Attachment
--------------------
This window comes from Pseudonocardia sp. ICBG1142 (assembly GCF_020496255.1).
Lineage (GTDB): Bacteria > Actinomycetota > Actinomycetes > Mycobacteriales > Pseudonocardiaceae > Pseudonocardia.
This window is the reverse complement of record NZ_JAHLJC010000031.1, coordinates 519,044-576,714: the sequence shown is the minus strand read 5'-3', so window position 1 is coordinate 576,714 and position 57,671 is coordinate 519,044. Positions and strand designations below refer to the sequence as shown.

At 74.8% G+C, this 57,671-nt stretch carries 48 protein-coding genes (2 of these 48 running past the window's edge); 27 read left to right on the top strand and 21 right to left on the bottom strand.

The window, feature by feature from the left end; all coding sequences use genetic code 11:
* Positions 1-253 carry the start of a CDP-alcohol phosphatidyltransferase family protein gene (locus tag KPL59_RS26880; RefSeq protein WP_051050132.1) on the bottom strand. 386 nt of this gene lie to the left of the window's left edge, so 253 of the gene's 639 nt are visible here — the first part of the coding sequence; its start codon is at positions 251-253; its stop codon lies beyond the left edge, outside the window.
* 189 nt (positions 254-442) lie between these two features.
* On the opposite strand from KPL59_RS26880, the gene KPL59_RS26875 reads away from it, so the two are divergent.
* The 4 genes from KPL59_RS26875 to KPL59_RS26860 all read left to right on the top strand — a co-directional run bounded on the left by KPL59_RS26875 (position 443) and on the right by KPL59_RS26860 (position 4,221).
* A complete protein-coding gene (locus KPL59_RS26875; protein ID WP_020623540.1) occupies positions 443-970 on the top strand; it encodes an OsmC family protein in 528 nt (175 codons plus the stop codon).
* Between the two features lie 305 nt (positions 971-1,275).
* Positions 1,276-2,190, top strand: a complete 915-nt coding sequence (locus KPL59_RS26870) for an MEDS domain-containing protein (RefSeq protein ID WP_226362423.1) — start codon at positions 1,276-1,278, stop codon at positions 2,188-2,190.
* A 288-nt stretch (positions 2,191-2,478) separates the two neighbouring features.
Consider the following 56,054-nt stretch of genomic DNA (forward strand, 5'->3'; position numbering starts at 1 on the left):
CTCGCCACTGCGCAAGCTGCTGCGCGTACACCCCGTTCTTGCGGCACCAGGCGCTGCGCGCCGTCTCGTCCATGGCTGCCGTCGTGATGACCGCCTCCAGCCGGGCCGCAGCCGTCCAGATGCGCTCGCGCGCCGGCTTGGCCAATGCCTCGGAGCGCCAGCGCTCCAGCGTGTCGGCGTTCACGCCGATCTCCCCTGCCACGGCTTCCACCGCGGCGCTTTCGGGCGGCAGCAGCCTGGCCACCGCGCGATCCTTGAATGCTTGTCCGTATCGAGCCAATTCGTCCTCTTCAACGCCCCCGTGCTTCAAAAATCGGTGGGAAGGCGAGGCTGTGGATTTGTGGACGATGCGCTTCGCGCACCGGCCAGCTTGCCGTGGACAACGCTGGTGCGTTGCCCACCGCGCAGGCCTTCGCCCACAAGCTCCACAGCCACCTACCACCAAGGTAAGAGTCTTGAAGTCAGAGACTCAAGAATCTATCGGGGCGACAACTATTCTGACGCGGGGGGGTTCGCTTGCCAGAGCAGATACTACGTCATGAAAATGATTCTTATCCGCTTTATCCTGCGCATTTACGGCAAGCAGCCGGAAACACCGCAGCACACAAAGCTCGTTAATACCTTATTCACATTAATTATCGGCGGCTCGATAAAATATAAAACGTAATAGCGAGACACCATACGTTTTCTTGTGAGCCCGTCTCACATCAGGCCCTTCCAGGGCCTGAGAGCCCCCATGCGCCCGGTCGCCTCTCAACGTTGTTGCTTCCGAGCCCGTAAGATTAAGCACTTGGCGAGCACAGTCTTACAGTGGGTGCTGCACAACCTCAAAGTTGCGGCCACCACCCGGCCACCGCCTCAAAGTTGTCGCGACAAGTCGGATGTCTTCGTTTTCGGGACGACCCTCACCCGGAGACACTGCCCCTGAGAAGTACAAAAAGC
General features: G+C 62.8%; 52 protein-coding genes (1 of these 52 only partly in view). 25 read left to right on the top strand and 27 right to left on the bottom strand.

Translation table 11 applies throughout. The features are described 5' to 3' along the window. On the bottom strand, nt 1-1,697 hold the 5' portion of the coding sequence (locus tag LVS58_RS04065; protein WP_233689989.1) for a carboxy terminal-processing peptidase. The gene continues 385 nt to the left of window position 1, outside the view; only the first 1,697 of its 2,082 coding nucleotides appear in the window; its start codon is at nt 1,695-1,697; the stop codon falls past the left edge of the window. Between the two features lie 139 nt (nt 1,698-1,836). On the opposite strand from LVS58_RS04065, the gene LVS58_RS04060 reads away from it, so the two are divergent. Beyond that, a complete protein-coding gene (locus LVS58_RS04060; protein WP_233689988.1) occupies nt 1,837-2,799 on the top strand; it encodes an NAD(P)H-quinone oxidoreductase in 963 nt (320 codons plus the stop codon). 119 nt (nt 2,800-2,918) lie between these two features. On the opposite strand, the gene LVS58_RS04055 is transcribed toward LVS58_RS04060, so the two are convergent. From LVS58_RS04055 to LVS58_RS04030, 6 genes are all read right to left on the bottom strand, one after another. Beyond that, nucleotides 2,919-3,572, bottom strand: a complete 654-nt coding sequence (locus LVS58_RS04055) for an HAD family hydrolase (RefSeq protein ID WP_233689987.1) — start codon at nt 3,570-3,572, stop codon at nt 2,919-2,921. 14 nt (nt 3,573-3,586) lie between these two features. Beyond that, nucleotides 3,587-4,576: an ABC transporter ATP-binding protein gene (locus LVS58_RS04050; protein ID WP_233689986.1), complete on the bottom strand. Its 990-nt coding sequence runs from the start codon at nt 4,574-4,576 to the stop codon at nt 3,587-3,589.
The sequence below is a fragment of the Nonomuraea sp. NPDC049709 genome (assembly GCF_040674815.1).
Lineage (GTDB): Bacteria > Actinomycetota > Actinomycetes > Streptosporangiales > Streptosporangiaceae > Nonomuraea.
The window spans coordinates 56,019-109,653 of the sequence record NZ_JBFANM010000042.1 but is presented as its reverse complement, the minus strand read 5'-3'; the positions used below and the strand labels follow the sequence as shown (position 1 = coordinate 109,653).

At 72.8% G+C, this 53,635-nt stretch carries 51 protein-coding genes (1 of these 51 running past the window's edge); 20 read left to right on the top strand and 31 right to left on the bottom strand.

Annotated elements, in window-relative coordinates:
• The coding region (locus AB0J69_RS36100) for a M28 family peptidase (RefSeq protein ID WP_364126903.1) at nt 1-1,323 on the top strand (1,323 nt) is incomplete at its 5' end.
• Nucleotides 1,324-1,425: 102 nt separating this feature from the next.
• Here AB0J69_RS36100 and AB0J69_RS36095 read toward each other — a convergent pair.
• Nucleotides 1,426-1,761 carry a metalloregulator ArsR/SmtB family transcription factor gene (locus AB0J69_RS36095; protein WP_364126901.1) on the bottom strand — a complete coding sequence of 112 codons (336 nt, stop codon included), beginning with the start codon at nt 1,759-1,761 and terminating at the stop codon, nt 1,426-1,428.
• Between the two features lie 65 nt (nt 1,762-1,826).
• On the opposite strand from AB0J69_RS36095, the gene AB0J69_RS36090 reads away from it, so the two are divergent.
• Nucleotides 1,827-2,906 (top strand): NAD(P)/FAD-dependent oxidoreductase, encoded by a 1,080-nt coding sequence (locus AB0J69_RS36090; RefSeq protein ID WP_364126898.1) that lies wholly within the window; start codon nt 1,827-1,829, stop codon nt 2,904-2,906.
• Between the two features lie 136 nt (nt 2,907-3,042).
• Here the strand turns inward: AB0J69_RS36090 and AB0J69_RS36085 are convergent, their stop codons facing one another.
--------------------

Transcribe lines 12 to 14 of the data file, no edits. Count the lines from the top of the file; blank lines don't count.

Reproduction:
* Positions 1,276-2,190, top strand: a complete 915-nt coding sequence (locus KPL59_RS26870) for an MEDS domain-containing protein (RefSeq protein ID WP_226362423.1) — start codon at positions 1,276-1,278, stop codon at positions 2,188-2,190.
* A 288-nt stretch (positions 2,191-2,478) separates the two neighbouring features.
Consider the following 56,054-nt stretch of genomic DNA (forward strand, 5'->3'; position numbering starts at 1 on the left):